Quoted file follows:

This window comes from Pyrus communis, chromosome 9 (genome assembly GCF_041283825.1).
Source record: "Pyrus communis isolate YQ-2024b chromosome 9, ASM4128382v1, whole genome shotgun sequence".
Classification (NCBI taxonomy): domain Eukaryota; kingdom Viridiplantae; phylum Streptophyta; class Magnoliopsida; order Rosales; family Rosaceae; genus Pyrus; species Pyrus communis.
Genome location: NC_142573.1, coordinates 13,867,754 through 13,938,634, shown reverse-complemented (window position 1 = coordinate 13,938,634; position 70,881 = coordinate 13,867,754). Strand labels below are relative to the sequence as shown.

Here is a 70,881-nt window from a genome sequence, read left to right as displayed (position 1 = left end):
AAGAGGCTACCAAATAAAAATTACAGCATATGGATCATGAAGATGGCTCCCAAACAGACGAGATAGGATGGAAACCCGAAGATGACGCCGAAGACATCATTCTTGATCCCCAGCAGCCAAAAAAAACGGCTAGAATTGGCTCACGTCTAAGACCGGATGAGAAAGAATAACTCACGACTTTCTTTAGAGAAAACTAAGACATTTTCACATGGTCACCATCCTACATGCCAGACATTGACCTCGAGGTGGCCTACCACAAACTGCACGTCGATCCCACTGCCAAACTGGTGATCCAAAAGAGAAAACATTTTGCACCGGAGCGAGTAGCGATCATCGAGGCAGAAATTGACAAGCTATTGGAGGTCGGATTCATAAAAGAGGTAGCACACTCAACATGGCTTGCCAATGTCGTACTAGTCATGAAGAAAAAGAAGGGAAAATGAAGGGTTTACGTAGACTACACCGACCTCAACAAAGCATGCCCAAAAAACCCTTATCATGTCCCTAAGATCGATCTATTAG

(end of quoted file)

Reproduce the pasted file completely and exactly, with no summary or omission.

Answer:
This window comes from Pyrus communis, chromosome 9 (genome assembly GCF_041283825.1).
Source record: "Pyrus communis isolate YQ-2024b chromosome 9, ASM4128382v1, whole genome shotgun sequence".
Classification (NCBI taxonomy): domain Eukaryota; kingdom Viridiplantae; phylum Streptophyta; class Magnoliopsida; order Rosales; family Rosaceae; genus Pyrus; species Pyrus communis.
Genome location: NC_142573.1, coordinates 13,867,754 through 13,938,634, shown reverse-complemented (window position 1 = coordinate 13,938,634; position 70,881 = coordinate 13,867,754). Strand labels below are relative to the sequence as shown.

Here is a 70,881-nt window from a genome sequence, read left to right as displayed (position 1 = left end):
AAGAGGCTACCAAATAAAAATTACAGCATATGGATCATGAAGATGGCTCCCAAACAGACGAGATAGGATGGAAACCCGAAGATGACGCCGAAGACATCATTCTTGATCCCCAGCAGCCAAAAAAAACGGCTAGAATTGGCTCACGTCTAAGACCGGATGAGAAAGAATAACTCACGACTTTCTTTAGAGAAAACTAAGACATTTTCACATGGTCACCATCCTACATGCCAGACATTGACCTCGAGGTGGCCTACCACAAACTGCACGTCGATCCCACTGCCAAACTGGTGATCCAAAAGAGAAAACATTTTGCACCGGAGCGAGTAGCGATCATCGAGGCAGAAATTGACAAGCTATTGGAGGTCGGATTCATAAAAGAGGTAGCACACTCAACATGGCTTGCCAATGTCGTACTAGTCATGAAGAAAAAGAAGGGAAAATGAAGGGTTTACGTAGACTACACCGACCTCAACAAAGCATGCCCAAAAAACCCTTATCATGTCCCTAAGATCGATCTATTAG